Billy Joel: He's Still Standing | The Penthouse Legacy Interview

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A Spire of Lifestyle Aspiration
Billy Joel

Penthouse Retrospective

by Dennis Freeland

December, 1985

Billy Joel

You hate making videos?

I just don’t enjoy the process at all, even though I know videos are becoming so important. As a new artist, you can’t break through without them. But I think it’s going to drive out a lot of established artists. What’s also a shame about it is that kids are not going to be able to hear music without having a visual image attached to it.

When I write a song, I feel I’ve created an atmosphere, painted a picture. When I get down to that final mix, and the record is mastered, it’s complete. I feel I’m defacing my own art to have to do a video on top of that. I strongly resent that.

As a matter of fact, I happen to think that television might end up killing rock ’n’ roll. Every channel has a video show and they’re all infatuated with rock, as if they just discovered it. Television is going to end up sanitizing rock ’n’ roll, making it like “Hollywood Squares.” I don’t trust television getting involved with rock-I never have and never will. To me, rock ’n’ roll is something that your mom yells at you to turn down.

Do you have problems with fans who like you too much and may even want to physically harm you?

There’s a certain type of person whose life has a void that only a hero can fill for them. I can relate to it. I’m not paranoid, I’m just careful. I’m more concerned for Christie than I am for myself. Our relationship has made me more cautious. For the most part, though, fans are harmless. They usually just want to have a piece of your time. I relate it to these professional autograph people, who just stand outside studios where they’re filming a soap opera. And they stand there all the time. They get an autograph from anyone they think may be famous. There’s a zombie like quality about them that I can’t relate to. It’s not pleasant. It’s not scary really, either. There are a lot of aspects to celebrity that I don’t really enjoy.

For example?

I’m a private person and I’ve experienced a loss of privacy. It’s not that I dislike people, but I want my own time. Say you’re in a restaurant and you don’t want to be interrupted. You can’t handle the situation like a normal person who’s been interrupted while eating. Because if you don’t handle the situation judiciously and you lose your cool, then you’re thought of as a snob.

And the other thing is that anything you do gets photographed and you’re considered part of this glamorous jet set. I saw pictures of Christie and me in the papers all the time, and even if we were only going to the movies it looked as though we were posing for these society columns. I’m not a jet-set person. I’m very sedate, with a big provincial streak.

Your songs obviously are very personal and have great meaning to you. Let’s throw out titles of some quintessential Joel songs and see how they evolved.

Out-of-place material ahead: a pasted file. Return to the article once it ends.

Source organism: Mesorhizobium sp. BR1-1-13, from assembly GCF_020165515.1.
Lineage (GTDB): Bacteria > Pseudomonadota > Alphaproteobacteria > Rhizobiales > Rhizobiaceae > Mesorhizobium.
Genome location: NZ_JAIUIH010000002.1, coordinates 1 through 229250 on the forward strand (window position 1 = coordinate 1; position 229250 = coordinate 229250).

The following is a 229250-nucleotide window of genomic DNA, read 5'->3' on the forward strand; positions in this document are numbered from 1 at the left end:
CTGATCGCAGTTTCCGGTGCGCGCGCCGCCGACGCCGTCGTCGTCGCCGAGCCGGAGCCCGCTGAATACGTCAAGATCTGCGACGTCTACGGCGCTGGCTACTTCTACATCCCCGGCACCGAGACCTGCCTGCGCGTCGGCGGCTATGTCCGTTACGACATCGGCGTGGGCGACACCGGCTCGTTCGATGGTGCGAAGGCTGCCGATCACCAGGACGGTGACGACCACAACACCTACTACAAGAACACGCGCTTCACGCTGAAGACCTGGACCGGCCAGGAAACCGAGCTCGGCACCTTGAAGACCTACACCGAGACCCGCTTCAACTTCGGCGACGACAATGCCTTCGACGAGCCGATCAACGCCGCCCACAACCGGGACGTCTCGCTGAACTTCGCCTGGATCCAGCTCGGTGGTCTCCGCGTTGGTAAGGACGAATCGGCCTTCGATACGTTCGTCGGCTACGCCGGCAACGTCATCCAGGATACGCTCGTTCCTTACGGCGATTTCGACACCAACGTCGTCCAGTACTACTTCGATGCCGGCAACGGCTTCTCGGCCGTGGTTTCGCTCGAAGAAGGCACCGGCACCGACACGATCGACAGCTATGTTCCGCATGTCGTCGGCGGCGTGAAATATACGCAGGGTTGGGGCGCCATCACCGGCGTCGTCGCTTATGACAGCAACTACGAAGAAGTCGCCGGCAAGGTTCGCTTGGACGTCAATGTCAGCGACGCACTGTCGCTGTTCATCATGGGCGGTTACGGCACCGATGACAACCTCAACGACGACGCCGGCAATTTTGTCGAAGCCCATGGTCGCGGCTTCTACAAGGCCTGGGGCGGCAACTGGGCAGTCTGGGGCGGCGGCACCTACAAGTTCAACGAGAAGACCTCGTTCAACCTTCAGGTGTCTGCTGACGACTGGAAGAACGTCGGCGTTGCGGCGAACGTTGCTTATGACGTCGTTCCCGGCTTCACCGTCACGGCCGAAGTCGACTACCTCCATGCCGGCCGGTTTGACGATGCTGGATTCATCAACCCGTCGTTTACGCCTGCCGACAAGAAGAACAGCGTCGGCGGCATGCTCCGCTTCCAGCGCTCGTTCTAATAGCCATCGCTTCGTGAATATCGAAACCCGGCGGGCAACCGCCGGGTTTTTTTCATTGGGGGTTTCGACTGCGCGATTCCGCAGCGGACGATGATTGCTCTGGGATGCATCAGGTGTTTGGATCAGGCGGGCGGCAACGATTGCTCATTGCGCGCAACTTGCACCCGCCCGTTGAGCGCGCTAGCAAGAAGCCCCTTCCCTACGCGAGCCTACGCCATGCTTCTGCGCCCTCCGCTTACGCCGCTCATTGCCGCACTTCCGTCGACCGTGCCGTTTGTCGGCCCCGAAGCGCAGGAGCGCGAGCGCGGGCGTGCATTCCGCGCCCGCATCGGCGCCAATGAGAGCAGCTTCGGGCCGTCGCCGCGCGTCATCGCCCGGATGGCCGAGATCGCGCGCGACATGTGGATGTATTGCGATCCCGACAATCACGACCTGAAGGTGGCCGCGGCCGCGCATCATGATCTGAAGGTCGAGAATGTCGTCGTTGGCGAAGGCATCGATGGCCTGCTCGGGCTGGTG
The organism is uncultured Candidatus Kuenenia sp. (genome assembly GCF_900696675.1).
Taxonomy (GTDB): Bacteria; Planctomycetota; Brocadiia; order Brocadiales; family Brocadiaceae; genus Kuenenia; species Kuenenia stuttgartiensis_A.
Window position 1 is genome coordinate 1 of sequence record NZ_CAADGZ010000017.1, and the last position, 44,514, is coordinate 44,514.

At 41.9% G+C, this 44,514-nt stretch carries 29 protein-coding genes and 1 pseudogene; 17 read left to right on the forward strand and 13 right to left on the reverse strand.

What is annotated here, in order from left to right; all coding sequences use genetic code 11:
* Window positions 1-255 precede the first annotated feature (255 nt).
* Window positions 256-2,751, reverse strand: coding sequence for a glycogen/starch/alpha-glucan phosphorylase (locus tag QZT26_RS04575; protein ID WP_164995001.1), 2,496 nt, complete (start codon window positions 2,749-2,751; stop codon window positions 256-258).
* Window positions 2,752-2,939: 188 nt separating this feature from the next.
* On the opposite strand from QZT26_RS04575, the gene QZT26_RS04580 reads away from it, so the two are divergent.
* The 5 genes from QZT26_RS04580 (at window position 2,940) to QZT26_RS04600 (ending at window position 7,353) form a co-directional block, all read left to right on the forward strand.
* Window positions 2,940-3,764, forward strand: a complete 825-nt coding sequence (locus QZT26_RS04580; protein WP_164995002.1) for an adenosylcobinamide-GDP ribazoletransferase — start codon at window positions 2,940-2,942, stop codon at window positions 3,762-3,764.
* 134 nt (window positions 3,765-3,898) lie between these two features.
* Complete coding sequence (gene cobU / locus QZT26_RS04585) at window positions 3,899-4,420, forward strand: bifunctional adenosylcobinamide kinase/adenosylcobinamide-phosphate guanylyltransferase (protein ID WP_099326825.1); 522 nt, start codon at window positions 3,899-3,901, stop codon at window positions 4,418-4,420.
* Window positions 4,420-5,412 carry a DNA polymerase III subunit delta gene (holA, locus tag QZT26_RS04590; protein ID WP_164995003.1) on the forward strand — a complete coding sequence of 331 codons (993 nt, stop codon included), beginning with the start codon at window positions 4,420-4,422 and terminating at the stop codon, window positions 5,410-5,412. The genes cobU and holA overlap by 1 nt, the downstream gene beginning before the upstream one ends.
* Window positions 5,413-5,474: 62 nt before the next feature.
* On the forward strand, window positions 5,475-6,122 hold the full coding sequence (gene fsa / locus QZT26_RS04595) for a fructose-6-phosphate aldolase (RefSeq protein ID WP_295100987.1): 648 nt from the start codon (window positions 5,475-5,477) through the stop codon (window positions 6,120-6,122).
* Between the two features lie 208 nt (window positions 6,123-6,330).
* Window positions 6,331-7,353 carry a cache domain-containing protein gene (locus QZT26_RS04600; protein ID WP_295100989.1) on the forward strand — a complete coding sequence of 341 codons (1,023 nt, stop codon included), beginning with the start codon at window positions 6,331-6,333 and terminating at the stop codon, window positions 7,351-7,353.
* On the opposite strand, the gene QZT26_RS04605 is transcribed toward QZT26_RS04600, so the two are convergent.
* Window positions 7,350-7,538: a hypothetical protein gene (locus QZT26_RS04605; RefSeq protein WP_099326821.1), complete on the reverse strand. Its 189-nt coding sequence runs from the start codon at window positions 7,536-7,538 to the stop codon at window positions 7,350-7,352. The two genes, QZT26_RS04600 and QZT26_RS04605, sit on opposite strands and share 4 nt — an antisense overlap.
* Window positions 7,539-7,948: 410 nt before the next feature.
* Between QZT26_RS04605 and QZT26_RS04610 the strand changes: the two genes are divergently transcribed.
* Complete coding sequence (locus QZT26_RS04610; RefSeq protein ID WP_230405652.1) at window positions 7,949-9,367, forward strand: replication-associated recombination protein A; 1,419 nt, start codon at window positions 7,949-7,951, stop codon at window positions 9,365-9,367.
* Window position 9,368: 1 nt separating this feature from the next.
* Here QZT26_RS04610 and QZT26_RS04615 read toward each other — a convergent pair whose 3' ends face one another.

Joel: Great. Shoot.

“Goodnight Saigon.”

I wrote part of that around the same time as Cold Spring Harbor. I’d wanted to write a song about soldiers. I was urged by a lot of my friends who’d been to Vietnam to write a song about it. I said, “Hey, I’m gonna get killed by the critics. I wasn’t there. Who the hell am I to write this song?” Pretty much all the images that are in there are from my friends. The impetus to write the song started when I read the book A Rumor of War, by Philip Caputo. The guy in the story went in to fight all gung ho and became very disillusioned. And that’s what I wanted to write about – the soldier’s experiences, and hopefully, cumulatively, it would be an indictment of war in general. Dave Marsh said it “bordered on obscenity” because it “didn’t take a stand,” and he called it “a wrongheaded song.” I don’t feel I have to apologize for that song.

Then how do you feel about the Stallone movie Rambo and the Rambomania that’s followed its success?

What Dave Marsh said about “Goodnight Saigon” is what I felt about Rambo. I thought it was the worst piece of garbage I’d ever seen. The action scenes are very entertaining, but something scary happens to the audience. While Christie and I were sitting there, these guys sitting around us were yelling, “Kill, Rambo, kill,” every time he’d blow some people away. The reaction of the audience really disturbed me. And I think a lot of the feelings had to do with the timing, because we saw it just after the last hostage crisis.

How did your Vietnam vet friends feel about it?

They didn’t like it. They don’t like Stallone passing himself off as a representative of the Vietnam vet, especially since he was home making porn movies at the time. Now I don’t have anything against Stallone personally, but I found the movie very objectionable. That’s what upset me about the review of Greatest Hits in Rolling Stone-when they compared “Goodnight Saigon” to Rambo. Because that movie is against everything that I stand for.

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Articles about musicians that are mostly about the music they're best known for are very rewarding indeed.

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